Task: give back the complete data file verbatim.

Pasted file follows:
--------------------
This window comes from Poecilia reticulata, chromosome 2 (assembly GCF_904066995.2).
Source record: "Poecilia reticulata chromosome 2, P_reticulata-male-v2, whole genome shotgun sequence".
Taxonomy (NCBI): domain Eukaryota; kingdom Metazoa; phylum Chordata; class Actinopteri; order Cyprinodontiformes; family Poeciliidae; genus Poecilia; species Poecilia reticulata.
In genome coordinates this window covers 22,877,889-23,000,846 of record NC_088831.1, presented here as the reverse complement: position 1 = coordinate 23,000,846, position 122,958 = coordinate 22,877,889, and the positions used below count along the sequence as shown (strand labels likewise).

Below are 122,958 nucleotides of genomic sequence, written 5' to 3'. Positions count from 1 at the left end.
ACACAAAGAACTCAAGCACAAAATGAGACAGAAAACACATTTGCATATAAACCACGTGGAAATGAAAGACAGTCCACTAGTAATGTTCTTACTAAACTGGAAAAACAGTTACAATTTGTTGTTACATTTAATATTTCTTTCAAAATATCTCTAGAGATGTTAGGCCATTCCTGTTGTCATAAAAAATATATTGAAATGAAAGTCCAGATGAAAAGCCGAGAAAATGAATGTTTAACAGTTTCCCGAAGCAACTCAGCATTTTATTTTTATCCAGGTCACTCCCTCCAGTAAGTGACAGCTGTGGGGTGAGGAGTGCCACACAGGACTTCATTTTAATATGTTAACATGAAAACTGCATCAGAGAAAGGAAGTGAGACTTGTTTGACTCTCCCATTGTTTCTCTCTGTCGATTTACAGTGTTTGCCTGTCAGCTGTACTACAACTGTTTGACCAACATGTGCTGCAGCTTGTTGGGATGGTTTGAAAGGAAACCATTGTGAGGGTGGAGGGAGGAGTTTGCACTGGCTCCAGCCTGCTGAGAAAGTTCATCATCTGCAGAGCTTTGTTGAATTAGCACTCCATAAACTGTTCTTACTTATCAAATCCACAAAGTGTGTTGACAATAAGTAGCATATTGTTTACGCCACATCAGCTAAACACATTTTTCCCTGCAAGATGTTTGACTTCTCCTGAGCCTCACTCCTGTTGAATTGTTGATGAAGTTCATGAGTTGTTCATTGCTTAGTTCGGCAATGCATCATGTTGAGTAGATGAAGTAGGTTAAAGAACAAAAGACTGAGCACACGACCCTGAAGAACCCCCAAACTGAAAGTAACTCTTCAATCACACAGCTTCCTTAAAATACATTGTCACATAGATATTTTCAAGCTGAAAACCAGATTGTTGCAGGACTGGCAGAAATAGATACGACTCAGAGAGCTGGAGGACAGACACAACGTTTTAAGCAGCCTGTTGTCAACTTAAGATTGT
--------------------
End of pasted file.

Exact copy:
This window comes from Poecilia reticulata, chromosome 2 (assembly GCF_904066995.2).
Source record: "Poecilia reticulata chromosome 2, P_reticulata-male-v2, whole genome shotgun sequence".
Taxonomy (NCBI): domain Eukaryota; kingdom Metazoa; phylum Chordata; class Actinopteri; order Cyprinodontiformes; family Poeciliidae; genus Poecilia; species Poecilia reticulata.
In genome coordinates this window covers 22,877,889-23,000,846 of record NC_088831.1, presented here as the reverse complement: position 1 = coordinate 23,000,846, position 122,958 = coordinate 22,877,889, and the positions used below count along the sequence as shown (strand labels likewise).

Below are 122,958 nucleotides of genomic sequence, written 5' to 3'. Positions count from 1 at the left end.
ACACAAAGAACTCAAGCACAAAATGAGACAGAAAACACATTTGCATATAAACCACGTGGAAATGAAAGACAGTCCACTAGTAATGTTCTTACTAAACTGGAAAAACAGTTACAATTTGTTGTTACATTTAATATTTCTTTCAAAATATCTCTAGAGATGTTAGGCCATTCCTGTTGTCATAAAAAATATATTGAAATGAAAGTCCAGATGAAAAGCCGAGAAAATGAATGTTTAACAGTTTCCCGAAGCAACTCAGCATTTTATTTTTATCCAGGTCACTCCCTCCAGTAAGTGACAGCTGTGGGGTGAGGAGTGCCACACAGGACTTCATTTTAATATGTTAACATGAAAACTGCATCAGAGAAAGGAAGTGAGACTTGTTTGACTCTCCCATTGTTTCTCTCTGTCGATTTACAGTGTTTGCCTGTCAGCTGTACTACAACTGTTTGACCAACATGTGCTGCAGCTTGTTGGGATGGTTTGAAAGGAAACCATTGTGAGGGTGGAGGGAGGAGTTTGCACTGGCTCCAGCCTGCTGAGAAAGTTCATCATCTGCAGAGCTTTGTTGAATTAGCACTCCATAAACTGTTCTTACTTATCAAATCCACAAAGTGTGTTGACAATAAGTAGCATATTGTTTACGCCACATCAGCTAAACACATTTTTCCCTGCAAGATGTTTGACTTCTCCTGAGCCTCACTCCTGTTGAATTGTTGATGAAGTTCATGAGTTGTTCATTGCTTAGTTCGGCAATGCATCATGTTGAGTAGATGAAGTAGGTTAAAGAACAAAAGACTGAGCACACGACCCTGAAGAACCCCCAAACTGAAAGTAACTCTTCAATCACACAGCTTCCTTAAAATACATTGTCACATAGATATTTTCAAGCTGAAAACCAGATTGTTGCAGGACTGGCAGAAATAGATACGACTCAGAGAGCTGGAGGACAGACACAACGTTTTAAGCAGCCTGTTGTCAACTTAAGATTGT